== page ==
As we finally sit back and sip on our peppermint mochas, the year end generic habit is to answer a question: What should we do next year? Or, more precisely- what should we add next year in our lives, that, we somehow missed this time.
Yup- I am talking New year Resolutions.
Change, most of all, has been related to *adding* things, *doing* stuff in our life. Whether you want to work out more times in a week or improve your sleep by taking a supplement, isn't it a bit bizarre that we always equate change to adding things? What if change involved subtracting? That is- what if instead of overloading ourselves with tons and tons of stuff, we started subtracting the extras and learned to thrive with the essentials?
We're so focused on answering what should we do, that, we often fail to question the alternative- *what shouldn't we do?* Stripping out the unnecessary, in a very real sense, leaves room for the necessary.
This year, I did tons of subtracting, and let me tell you- I feel as if a weight has been lifted. More importantly, my physical and emotional health has improved significantly.
Here are just three things I subtracted from my life this year and where it got me.
What I did: Started Fasting
Where it got me: Improved Productivity and Health
Something I always noticed after breakfast was how sleepy and sluggish I got, regardless of what type of breakfast I ate. It would impact my productivity most of the time, so much so, I was actually caught sleeping off at work once. Further, I observed that although I wasn't hungry in the morning, the thick norm of eating breakfast compulsorily (because it's SO good for you) got to me.
So, on a Friday morning in my university's cafeteria, I chugged down orange juice while reading an article about Fasting. And, for a month, I decided to see what would happen if I skipped breakfast.
At first, my head hurt a lot, perhaps because I was a keen student of the saying- Breakfast is the most important meal of the day. However, as time went on, I started noticing change- productivity and health wise. Firstly, I started becoming super productive during the day. In fact, I deliberately did my most important tasks, first thing in the morning at work.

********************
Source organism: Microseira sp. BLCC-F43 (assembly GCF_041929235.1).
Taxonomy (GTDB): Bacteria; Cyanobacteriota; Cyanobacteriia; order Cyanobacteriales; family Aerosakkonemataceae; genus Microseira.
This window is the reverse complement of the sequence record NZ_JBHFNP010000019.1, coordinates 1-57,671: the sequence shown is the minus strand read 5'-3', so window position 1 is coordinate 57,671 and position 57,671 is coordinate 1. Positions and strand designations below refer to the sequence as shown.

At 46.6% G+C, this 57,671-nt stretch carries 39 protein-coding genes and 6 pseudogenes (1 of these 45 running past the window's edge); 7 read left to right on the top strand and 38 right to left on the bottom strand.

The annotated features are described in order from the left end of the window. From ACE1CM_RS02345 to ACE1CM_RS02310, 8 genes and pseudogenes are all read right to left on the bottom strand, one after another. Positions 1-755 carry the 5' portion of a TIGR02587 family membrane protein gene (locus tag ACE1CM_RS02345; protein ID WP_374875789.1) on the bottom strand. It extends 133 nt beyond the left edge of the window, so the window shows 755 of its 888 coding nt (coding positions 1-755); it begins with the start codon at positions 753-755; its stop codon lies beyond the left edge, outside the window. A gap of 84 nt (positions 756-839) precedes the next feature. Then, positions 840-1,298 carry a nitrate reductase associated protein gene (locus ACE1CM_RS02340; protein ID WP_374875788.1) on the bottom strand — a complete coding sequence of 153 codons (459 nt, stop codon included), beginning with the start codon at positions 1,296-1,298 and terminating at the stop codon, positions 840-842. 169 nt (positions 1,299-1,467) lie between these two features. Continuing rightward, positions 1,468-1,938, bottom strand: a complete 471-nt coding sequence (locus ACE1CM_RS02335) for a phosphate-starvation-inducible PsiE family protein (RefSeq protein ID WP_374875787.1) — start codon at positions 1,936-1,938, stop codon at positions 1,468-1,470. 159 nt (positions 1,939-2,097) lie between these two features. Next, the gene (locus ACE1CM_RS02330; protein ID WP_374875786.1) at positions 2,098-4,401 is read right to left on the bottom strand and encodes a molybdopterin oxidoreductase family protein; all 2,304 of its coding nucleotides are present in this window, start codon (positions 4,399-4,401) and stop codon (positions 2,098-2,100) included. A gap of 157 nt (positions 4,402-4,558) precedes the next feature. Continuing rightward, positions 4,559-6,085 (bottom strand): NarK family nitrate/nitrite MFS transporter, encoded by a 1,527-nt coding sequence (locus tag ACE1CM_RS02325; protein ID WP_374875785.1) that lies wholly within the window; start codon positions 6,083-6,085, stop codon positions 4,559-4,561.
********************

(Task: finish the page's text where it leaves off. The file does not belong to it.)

I was on fire!
Surprised by my results, I started reading about fasting. I mean, if everyone says breakfast is the most important meal of the day, why do my results prove otherwise?
At first, I learned that the whole notion of breakfast being the most important deal of the day is a myth. I read journal article about the benefits of fasting and got really into it, in fact, I even joined a slack community filled of fasting enthusiasts called WeFast.
The most exciting part about this journey was challenging the myth that breakfast is the most important meal of the day. I learned that concept and norms are not certain, that, we have the power and ability (especially right now) to challenge them.
So, maybe, instead of thinking about how you should work out more in your week, you can consider fasting. Don't take my word for it- go read about it! Do your own research.
I'd suggest joining the slack community as a start, there are tons of experienced folks there who can help guide you. Just google "WeFast Slack community", you'll find us.
What I did: Stopped setting alarms
Where it got me: Better workouts and deeper sleep
When I was in high-school, I was a strong follower of the whole NO SLEEP philosophy. Convincing myself that I'm just a late night owl, I'd work all night and get maybe four to five hours of sleep on a good day.
That got me nowhere. I started noticing that regardless of how much I'd prepare for a test, if I didn't sleep well, I'd fail to perform optimally. But, I ignored that. To me, not sleeping meant I was busy, which meant I was successful.
In a way, telling someone that I only got five hours of sleep was a badge of honor.
Fortunately, college taught me how to prioritize sleep. Now, I'm in bed by 10:30-11 (max) and up by 7.
So, what led to this shift?
In a sentence- I stopped settling alarms.
At first, I woke up at different times in the morning, but then, I noticed that if I sleep at the same time every night, I'd wake up seven and a half hours later. No alarm clock needed. Setting alarm, in our society today, has become a norm. As much as we promote and practice freedom, we're still one hundred percent okay with letting machines tell us when to wake up, instead of letting our bodies spearhead our sleep schedules.